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Dogs have a lot to teach us

By Dick Yarbrough
Georgia humor columnist

You longtime loyalists (and you know who you are) will remember the exploits of Sheila the Family Wonderdog in this space. You will also recall that Shelia went to Doggie Heaven a few years back where she now enjoys swapping yarns with her pals.

I still miss Sheila, but I am happy to announce that there is a new grand dog in my life these days. His name is Murphy. Actually, his full name is Murphy Gooddog. Like Sheila the Family Wonderdog before him, Murphy Gooddog is of uncertain parentage which means he is not likely to get a shot at the Westminster Kennel Club Dog Show.

You may be wondering how Murphy Gooddog got his name. As I watched my daughter training him on the do’s and don’t’s of acceptable canine etiquette, she would say “Murphy Gooddog” whenever he succeeded. A strange name, but it beats Scooby-Doo or Toto.

When the pandemic hit, Murphy Gooddog was in the process of becoming a certified therapy dog. That is quite an accomplishment for a plain ol’ dog. Therapy dogs live at home with their owner but after rigorous, in-depth training they then are able to go into places like retirement or nursing homes, schools, hospitals, mental institutions and hospices and do what dogs do best — give comfort and love.

I have been around Murphy Gooddog enough to know he will be an excellent therapy dog if and when training resumes. He has been practicing. No matter how blue my funk, seeing his happy face improves my attitude.

The late Jasper Dorsey, who was vice president of Southern Bell’s operations in Georgia, was both my boss and my mentor. One of his observations was that to get along with people, it was not necessary to read books like Dale Carnegie’s self-help book. Just act like a dog.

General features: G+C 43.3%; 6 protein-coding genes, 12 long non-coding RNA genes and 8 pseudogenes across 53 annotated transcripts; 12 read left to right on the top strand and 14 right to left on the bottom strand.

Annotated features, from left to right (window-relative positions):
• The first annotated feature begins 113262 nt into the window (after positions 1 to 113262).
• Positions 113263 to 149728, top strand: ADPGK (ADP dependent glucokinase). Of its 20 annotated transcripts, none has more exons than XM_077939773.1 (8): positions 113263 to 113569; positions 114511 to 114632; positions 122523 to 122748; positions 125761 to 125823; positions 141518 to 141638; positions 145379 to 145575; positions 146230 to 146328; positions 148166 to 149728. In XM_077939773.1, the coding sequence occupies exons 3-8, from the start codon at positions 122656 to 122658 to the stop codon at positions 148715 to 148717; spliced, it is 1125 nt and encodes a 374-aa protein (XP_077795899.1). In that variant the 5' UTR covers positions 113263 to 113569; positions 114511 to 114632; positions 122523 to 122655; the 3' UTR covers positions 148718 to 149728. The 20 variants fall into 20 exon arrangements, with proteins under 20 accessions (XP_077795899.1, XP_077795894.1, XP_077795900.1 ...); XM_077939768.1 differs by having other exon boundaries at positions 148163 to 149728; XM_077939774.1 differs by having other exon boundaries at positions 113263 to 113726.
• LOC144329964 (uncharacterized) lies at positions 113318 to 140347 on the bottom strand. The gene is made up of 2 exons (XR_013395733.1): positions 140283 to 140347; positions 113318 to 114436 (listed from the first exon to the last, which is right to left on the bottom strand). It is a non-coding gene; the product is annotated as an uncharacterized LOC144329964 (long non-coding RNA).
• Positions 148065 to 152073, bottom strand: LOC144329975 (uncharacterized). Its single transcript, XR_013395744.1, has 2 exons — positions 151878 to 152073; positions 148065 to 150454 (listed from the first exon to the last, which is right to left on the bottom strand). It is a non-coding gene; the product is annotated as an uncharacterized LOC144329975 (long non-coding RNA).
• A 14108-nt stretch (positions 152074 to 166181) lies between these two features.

Unlike people, dogs don’t judge us based on the color of our skin, our financial status, our social standing, our sexual orientation, our political affiliation, our religious beliefs (or lack thereof), our education, whether our ancestors fought on one side in the Civil War or anything else.

If we screw up and embarrass ourselves or others or totally fail at whatever we do, that’s okay with them. They don’t hold it against us. The best thing about a dog, Mr. Dorsey used to say, is that they are loyal to a fault.

Yes, there are a few dogs that give their fellow Canis lupus familiaris a bad rap. It’s not their fault. That is because, like bratty children, they were raised that way by us humans.

Speaking of humans, I hear people saying that with all the violence, that we’re going to the dogs, suggesting our society is headed downhill. One theory for that idiom is that in earlier times rotten food not fit for human consumption was thrown to the dogs.

Maybe it is time we redefine that phrase and say it would be beneficial if this country really was going to the dogs. We humans haven’t been doing such a hot job these days. Maybe we need to act more like dogs.